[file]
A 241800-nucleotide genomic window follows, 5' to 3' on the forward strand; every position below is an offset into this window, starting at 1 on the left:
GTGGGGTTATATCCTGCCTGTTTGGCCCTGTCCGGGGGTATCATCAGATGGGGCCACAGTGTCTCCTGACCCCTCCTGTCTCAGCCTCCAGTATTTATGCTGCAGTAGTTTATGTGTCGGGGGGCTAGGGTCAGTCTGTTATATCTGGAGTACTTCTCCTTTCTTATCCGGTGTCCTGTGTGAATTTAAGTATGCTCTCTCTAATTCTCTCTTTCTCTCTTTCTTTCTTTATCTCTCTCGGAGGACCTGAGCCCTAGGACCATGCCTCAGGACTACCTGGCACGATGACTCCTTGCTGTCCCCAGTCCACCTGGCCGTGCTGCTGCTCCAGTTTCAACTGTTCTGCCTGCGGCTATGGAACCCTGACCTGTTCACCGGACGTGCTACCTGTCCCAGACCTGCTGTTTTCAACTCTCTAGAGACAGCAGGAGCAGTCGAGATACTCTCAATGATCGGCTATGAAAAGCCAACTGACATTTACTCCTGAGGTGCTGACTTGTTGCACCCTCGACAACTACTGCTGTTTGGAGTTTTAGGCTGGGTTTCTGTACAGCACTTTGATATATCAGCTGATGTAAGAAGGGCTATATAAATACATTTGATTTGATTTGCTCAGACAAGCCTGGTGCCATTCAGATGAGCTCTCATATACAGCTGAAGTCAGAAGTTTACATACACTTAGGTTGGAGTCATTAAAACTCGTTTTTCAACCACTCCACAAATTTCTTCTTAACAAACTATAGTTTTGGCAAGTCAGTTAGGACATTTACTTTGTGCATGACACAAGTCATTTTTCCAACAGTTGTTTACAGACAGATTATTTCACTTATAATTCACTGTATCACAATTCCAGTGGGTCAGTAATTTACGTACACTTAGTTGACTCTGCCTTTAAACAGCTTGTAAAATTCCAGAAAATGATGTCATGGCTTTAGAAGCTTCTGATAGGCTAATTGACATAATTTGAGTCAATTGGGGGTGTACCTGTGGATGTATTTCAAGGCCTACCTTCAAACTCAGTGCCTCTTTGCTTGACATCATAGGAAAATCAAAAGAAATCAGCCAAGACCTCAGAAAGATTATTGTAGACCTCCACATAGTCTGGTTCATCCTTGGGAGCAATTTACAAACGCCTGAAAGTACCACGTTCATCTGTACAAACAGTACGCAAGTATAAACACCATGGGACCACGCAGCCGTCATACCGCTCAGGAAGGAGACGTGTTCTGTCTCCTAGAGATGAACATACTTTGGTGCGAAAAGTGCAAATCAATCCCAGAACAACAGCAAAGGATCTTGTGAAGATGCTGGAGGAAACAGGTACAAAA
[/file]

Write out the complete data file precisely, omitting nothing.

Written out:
A 241800-nucleotide genomic window follows, 5' to 3' on the forward strand; every position below is an offset into this window, starting at 1 on the left:
GTGGGGTTATATCCTGCCTGTTTGGCCCTGTCCGGGGGTATCATCAGATGGGGCCACAGTGTCTCCTGACCCCTCCTGTCTCAGCCTCCAGTATTTATGCTGCAGTAGTTTATGTGTCGGGGGGCTAGGGTCAGTCTGTTATATCTGGAGTACTTCTCCTTTCTTATCCGGTGTCCTGTGTGAATTTAAGTATGCTCTCTCTAATTCTCTCTTTCTCTCTTTCTTTCTTTATCTCTCTCGGAGGACCTGAGCCCTAGGACCATGCCTCAGGACTACCTGGCACGATGACTCCTTGCTGTCCCCAGTCCACCTGGCCGTGCTGCTGCTCCAGTTTCAACTGTTCTGCCTGCGGCTATGGAACCCTGACCTGTTCACCGGACGTGCTACCTGTCCCAGACCTGCTGTTTTCAACTCTCTAGAGACAGCAGGAGCAGTCGAGATACTCTCAATGATCGGCTATGAAAAGCCAACTGACATTTACTCCTGAGGTGCTGACTTGTTGCACCCTCGACAACTACTGCTGTTTGGAGTTTTAGGCTGGGTTTCTGTACAGCACTTTGATATATCAGCTGATGTAAGAAGGGCTATATAAATACATTTGATTTGATTTGCTCAGACAAGCCTGGTGCCATTCAGATGAGCTCTCATATACAGCTGAAGTCAGAAGTTTACATACACTTAGGTTGGAGTCATTAAAACTCGTTTTTCAACCACTCCACAAATTTCTTCTTAACAAACTATAGTTTTGGCAAGTCAGTTAGGACATTTACTTTGTGCATGACACAAGTCATTTTTCCAACAGTTGTTTACAGACAGATTATTTCACTTATAATTCACTGTATCACAATTCCAGTGGGTCAGTAATTTACGTACACTTAGTTGACTCTGCCTTTAAACAGCTTGTAAAATTCCAGAAAATGATGTCATGGCTTTAGAAGCTTCTGATAGGCTAATTGACATAATTTGAGTCAATTGGGGGTGTACCTGTGGATGTATTTCAAGGCCTACCTTCAAACTCAGTGCCTCTTTGCTTGACATCATAGGAAAATCAAAAGAAATCAGCCAAGACCTCAGAAAGATTATTGTAGACCTCCACATAGTCTGGTTCATCCTTGGGAGCAATTTACAAACGCCTGAAAGTACCACGTTCATCTGTACAAACAGTACGCAAGTATAAACACCATGGGACCACGCAGCCGTCATACCGCTCAGGAAGGAGACGTGTTCTGTCTCCTAGAGATGAACATACTTTGGTGCGAAAAGTGCAAATCAATCCCAGAACAACAGCAAAGGATCTTGTGAAGATGCTGGAGGAAACAGGTACAAAA